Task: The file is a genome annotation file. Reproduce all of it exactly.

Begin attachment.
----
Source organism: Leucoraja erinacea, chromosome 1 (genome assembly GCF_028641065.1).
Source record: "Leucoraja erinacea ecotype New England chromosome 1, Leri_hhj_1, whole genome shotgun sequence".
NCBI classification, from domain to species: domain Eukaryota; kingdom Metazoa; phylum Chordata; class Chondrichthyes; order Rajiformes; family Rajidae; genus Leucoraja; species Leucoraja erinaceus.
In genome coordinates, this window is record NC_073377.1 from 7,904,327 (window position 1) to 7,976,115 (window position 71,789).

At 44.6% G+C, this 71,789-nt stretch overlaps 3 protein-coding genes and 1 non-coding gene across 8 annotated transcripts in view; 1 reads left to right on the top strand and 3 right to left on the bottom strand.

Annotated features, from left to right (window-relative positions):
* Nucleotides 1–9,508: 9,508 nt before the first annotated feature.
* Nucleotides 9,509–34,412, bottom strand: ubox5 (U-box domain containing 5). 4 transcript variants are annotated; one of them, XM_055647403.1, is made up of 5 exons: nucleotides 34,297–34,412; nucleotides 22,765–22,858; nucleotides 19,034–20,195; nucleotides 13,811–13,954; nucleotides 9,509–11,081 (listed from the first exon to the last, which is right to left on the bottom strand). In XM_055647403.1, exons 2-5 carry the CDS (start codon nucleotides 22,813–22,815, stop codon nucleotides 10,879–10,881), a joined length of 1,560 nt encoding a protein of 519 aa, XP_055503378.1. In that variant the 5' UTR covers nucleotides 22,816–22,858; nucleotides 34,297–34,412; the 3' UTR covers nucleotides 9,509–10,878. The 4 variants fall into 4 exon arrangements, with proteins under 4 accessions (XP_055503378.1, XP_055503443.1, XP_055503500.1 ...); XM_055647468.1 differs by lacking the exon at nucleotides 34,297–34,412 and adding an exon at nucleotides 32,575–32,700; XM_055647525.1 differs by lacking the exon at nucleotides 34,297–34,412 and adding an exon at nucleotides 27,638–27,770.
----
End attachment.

Source organism: Leucoraja erinacea, chromosome 1 (genome assembly GCF_028641065.1).
Source record: "Leucoraja erinacea ecotype New England chromosome 1, Leri_hhj_1, whole genome shotgun sequence".
NCBI classification, from domain to species: domain Eukaryota; kingdom Metazoa; phylum Chordata; class Chondrichthyes; order Rajiformes; family Rajidae; genus Leucoraja; species Leucoraja erinaceus.
In genome coordinates, this window is record NC_073377.1 from 7,904,327 (window position 1) to 7,976,115 (window position 71,789).

At 44.6% G+C, this 71,789-nt stretch overlaps 3 protein-coding genes and 1 non-coding gene across 8 annotated transcripts in view; 1 reads left to right on the top strand and 3 right to left on the bottom strand.

Annotated features, from left to right (window-relative positions):
* Nucleotides 1–9,508: 9,508 nt before the first annotated feature.
* Nucleotides 9,509–34,412, bottom strand: ubox5 (U-box domain containing 5). 4 transcript variants are annotated; one of them, XM_055647403.1, is made up of 5 exons: nucleotides 34,297–34,412; nucleotides 22,765–22,858; nucleotides 19,034–20,195; nucleotides 13,811–13,954; nucleotides 9,509–11,081 (listed from the first exon to the last, which is right to left on the bottom strand). In XM_055647403.1, exons 2-5 carry the CDS (start codon nucleotides 22,813–22,815, stop codon nucleotides 10,879–10,881), a joined length of 1,560 nt encoding a protein of 519 aa, XP_055503378.1. In that variant the 5' UTR covers nucleotides 22,816–22,858; nucleotides 34,297–34,412; the 3' UTR covers nucleotides 9,509–10,878. The 4 variants fall into 4 exon arrangements, with proteins under 4 accessions (XP_055503378.1, XP_055503443.1, XP_055503500.1 ...); XM_055647468.1 differs by lacking the exon at nucleotides 34,297–34,412 and adding an exon at nucleotides 32,575–32,700; XM_055647525.1 differs by lacking the exon at nucleotides 34,297–34,412 and adding an exon at nucleotides 27,638–27,770.